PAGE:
Wanderings and Regrets

I’ve been reading the Old Testament of late and am now in Deuteronomy. Beginning in Ax01467.jpgDeuteronomy 9, Moses recounts the Israelites’ arduous journey of more than 40 years from Egypt, through the Red Sea, to the edge of the Canaan and then back into the wilderness. For two chapters, he recounts the faithfulness of God and the frequent disobedience of the people. He sums it up with this: You have been rebellious against the Lord ever since I have known you.

Yet, despite all the disobedience along the way, God is still faithful and is about to fulfill his promise by bringing the Israelites into the Promised Land. Think about that for a moment. Even after complaining and rebelling against the Lord countless times, the Israelites are being shown favor and being told to look ahead and not backwards, for blessings still await them if they will be obedient.

The journey of the Israelites is a metaphor for our own. Our lives are full of wanderings toward God and then away from him. We see his power and grace, and we are excited to follow him where he leads us; until we don’t. We grow weary of doing good; there are things in life that entice us away from where he wants us to go. We wander for awhile. Then we come back. And if you are like me, particularly in your early years, that became a pattern or is a pattern in your life. And, most likely, you are filled with regret of the lost time walking with the Lord.

What stands out to me when I read the Old Testament is how focused the Lord is on looking ahead, not behind. He says through Isaiah (43:18-19):“Forget the former things; do not dwell on the past. See, I am doing a new thing! Now it springs up; do you not perceive it? I am making a way in the wilderness and streams in the wasteland.” When we mess up, it is natural for us to have regrets, even if we have confessed and repented before the Lord. We might not feel guilty, but regret hangs upon us like an anchor holding a boat in place. We can’t truly move forward because we are weighed down by our past.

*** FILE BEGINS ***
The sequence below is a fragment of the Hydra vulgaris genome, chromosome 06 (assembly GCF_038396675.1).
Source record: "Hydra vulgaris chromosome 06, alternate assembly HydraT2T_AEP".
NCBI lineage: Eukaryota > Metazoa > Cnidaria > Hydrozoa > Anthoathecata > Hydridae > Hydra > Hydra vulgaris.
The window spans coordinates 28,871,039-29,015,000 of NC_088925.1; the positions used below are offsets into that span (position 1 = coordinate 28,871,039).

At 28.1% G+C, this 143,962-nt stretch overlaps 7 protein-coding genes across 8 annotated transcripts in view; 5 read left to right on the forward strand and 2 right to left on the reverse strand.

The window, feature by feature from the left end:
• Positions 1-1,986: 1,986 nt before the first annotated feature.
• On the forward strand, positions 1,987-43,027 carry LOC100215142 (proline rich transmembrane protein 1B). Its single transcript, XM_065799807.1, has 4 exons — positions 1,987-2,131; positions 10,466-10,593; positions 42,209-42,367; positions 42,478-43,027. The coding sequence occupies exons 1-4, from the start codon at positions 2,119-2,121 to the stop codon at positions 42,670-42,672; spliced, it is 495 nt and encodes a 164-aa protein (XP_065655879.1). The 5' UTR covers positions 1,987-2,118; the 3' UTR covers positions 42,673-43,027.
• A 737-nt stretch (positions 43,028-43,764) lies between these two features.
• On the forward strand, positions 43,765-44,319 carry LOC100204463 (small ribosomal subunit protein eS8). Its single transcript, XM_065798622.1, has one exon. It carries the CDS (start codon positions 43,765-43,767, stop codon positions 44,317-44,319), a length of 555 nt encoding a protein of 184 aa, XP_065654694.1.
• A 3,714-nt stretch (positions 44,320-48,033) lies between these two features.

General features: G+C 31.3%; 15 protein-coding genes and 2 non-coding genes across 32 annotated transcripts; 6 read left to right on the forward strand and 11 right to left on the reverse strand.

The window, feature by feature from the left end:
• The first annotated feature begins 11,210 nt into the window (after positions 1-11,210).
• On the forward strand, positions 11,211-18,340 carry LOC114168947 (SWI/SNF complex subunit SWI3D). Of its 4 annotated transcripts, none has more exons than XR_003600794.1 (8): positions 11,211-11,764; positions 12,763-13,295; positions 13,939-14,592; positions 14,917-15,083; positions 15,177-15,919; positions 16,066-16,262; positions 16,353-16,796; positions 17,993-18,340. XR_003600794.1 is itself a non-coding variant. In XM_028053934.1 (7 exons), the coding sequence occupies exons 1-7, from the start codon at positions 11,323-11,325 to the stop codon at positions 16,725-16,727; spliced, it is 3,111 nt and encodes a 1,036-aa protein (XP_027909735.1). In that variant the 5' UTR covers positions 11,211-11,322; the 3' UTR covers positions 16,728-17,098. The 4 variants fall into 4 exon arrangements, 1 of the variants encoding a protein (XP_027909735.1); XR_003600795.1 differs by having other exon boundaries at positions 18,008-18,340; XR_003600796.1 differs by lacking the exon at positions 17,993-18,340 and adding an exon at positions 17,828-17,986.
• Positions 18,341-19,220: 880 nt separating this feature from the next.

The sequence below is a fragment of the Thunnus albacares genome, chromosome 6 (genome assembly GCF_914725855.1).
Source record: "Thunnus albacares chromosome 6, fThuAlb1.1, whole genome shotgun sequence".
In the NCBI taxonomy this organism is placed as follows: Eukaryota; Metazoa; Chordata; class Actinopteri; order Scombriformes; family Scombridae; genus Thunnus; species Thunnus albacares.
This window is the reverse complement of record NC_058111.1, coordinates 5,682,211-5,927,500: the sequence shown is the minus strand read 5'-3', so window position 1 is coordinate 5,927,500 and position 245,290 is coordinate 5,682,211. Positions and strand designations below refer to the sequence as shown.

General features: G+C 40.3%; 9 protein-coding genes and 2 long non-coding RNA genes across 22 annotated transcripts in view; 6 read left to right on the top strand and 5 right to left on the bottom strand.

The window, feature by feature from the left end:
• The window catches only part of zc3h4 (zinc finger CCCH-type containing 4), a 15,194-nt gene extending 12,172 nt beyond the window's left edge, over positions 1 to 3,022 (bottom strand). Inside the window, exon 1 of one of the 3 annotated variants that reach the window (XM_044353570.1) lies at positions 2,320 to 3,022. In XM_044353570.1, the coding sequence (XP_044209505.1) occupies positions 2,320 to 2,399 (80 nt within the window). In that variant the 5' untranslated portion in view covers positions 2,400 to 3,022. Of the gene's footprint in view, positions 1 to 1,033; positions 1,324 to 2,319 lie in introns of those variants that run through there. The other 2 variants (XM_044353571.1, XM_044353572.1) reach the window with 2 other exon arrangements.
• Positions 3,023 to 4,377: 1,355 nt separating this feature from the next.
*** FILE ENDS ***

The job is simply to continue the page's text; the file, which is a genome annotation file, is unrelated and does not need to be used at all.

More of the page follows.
In Deuteronomy 8-9, Moses is recounting how the Israelites messed up, but his narrative quickly shifts to the future—crossing the Jordan River into the land of Canaan and how to live there. The past is only brought up to emphasize the grace and mercy of God. He doesn’t dwell there, but instead looks forward.

Our fallen natures lead us into the wanderings caused by rebellion, but when we return to the Lord ready once again to follow him, know he will want to lead you forward, away from the desert and across the Jordan so he can bless you. And when he certainly does, you can leave your regrets behind. They have no use in the land across the river.

I look back on my life and I have much to regret, and I did for a long time.  However, what I have begun to learn over the past few years, of which I was reminded this morning, is that Eternity is so vast that even a lifetime of regrets will be swallowed up by the sheer limitlessness of its reality. What is a moment, an hour, a day, a year, or even most of a lifetime spent rebelling against the Lord compared to unlimited time?

I think this is why Paul says that godly sorrow leads to repentance but leaves us with no regret. (II Corinthians 7:10) Confession and repentance lead us into the Lord’s graceiStock_000001955895XSmall.jpg where sin goes to die, permanently. Forever! As a result, we don’t need to wallow in regret for our past sins. We can move forward confidently in God’s grace and excited for the adventure that awaits us across the river.

© Jim Musser 2019

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